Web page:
Navigation as practiced by most wilderness travelers is fairly crude and based on a combination of simple compass work, and reading maps and topography well. Before you get your knickers in a twist, consider that engineers, foresters and geologists for whom sighting compasses were designed are using the numbers generated for data - not for getting from point A to B. For that, they often lay the mirror out flat and use them (hang on to your hat) like regular ol' base plates. I still think that for the rest of us they're overkill - but what the heck.
Just out of curiosity, can anyone supply a story about actually needing the sighting feature for navigation? For that matter, can anyone pose a scenario for which they are even hypothetically necessary?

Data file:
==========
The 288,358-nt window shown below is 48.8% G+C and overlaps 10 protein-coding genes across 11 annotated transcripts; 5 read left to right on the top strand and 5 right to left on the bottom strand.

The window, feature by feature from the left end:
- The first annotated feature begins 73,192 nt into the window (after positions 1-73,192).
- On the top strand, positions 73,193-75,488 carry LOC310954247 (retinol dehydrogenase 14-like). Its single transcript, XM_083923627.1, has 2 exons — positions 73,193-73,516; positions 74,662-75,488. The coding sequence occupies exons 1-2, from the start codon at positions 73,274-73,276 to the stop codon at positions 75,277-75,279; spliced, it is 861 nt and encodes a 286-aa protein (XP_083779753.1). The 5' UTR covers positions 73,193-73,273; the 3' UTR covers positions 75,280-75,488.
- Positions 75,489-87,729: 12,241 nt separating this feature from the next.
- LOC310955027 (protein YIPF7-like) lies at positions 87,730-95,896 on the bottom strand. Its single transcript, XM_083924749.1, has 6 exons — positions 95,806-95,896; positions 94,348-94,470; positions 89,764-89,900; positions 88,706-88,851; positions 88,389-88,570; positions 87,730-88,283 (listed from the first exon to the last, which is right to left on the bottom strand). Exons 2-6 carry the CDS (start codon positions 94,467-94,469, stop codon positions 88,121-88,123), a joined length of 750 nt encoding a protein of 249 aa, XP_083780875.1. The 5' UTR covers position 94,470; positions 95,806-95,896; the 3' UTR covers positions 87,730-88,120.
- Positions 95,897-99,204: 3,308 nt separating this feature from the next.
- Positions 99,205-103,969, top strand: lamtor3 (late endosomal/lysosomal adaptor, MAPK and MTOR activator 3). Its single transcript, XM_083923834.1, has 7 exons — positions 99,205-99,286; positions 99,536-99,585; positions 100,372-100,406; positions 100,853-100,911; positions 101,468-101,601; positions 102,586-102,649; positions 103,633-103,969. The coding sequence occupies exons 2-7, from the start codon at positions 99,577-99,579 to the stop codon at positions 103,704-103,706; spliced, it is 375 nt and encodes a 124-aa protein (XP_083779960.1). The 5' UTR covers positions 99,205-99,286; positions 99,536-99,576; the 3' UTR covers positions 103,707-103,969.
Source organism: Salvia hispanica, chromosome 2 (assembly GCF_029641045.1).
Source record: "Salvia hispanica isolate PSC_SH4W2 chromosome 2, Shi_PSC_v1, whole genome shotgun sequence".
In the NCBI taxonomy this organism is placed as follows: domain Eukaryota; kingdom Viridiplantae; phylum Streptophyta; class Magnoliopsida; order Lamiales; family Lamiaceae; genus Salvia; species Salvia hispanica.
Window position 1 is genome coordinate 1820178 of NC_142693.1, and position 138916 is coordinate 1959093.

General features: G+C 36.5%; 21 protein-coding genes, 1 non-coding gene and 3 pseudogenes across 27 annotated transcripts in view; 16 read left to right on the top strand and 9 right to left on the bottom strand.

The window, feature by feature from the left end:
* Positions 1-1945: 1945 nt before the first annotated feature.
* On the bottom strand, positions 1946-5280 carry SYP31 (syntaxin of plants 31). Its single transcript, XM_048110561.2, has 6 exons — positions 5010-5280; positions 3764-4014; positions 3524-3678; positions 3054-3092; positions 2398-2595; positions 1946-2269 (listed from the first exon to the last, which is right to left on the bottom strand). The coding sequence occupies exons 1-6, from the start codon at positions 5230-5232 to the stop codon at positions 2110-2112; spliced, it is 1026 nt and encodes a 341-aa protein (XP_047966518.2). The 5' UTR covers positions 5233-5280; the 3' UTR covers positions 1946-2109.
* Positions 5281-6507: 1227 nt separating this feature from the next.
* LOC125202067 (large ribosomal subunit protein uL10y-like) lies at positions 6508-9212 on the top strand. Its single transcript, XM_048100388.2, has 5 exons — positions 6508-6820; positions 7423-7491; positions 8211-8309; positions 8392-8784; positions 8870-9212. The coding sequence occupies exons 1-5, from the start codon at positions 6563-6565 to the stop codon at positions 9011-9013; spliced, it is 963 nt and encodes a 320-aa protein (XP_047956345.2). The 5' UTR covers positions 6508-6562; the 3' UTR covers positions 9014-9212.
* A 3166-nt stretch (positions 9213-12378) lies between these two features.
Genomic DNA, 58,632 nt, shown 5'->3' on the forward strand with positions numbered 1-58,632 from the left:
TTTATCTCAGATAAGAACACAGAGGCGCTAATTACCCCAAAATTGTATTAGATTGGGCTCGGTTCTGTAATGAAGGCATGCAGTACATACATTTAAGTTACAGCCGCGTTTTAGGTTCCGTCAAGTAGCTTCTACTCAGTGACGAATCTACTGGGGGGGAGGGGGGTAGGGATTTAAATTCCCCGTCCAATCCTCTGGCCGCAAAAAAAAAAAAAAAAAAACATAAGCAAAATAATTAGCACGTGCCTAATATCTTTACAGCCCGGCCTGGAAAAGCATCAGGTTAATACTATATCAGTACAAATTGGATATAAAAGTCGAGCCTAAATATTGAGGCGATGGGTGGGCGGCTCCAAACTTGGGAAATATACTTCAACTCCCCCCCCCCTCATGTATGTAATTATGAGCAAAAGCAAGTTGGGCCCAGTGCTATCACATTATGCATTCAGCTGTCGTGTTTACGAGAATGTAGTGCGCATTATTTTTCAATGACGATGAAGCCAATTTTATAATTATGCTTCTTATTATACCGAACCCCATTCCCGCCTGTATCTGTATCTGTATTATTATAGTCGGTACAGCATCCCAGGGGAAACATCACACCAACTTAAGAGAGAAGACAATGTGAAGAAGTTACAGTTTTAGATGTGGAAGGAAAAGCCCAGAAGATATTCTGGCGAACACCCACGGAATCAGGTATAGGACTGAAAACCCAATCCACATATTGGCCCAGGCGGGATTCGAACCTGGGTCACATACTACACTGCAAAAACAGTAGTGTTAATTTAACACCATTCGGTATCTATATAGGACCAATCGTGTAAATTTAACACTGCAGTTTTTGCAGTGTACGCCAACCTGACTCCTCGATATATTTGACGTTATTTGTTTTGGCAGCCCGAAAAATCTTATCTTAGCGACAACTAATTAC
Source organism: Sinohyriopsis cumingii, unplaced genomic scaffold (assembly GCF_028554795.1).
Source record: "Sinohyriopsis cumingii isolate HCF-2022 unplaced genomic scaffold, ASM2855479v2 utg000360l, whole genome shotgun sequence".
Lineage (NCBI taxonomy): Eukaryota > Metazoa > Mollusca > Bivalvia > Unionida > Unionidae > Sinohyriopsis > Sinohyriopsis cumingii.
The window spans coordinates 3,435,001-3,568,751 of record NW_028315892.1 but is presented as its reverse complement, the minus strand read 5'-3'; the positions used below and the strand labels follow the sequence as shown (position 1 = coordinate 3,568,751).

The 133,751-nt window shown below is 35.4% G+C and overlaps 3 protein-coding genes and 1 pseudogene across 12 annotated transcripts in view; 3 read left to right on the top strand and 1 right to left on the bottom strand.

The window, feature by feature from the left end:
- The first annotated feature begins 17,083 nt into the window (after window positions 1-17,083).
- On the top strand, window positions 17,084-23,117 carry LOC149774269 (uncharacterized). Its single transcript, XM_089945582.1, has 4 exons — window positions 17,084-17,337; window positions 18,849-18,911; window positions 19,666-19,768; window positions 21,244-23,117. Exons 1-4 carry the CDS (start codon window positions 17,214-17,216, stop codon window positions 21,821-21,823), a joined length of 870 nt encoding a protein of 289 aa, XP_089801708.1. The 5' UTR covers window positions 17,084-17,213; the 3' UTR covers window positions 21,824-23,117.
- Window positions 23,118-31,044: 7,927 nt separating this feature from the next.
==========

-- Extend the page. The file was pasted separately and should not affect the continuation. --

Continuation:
As for accuracy, each style has its pitfalls. Standard base-plate compasses are best used at belly-button level and are mostly prone (in my opinion) to errors of carelessness - especially if you're taking bearing after bearing in low visability / heavy brush. To use a sighting compass accurately requires practice and care to avoid parallax errors, which can be significant. Pick your poison.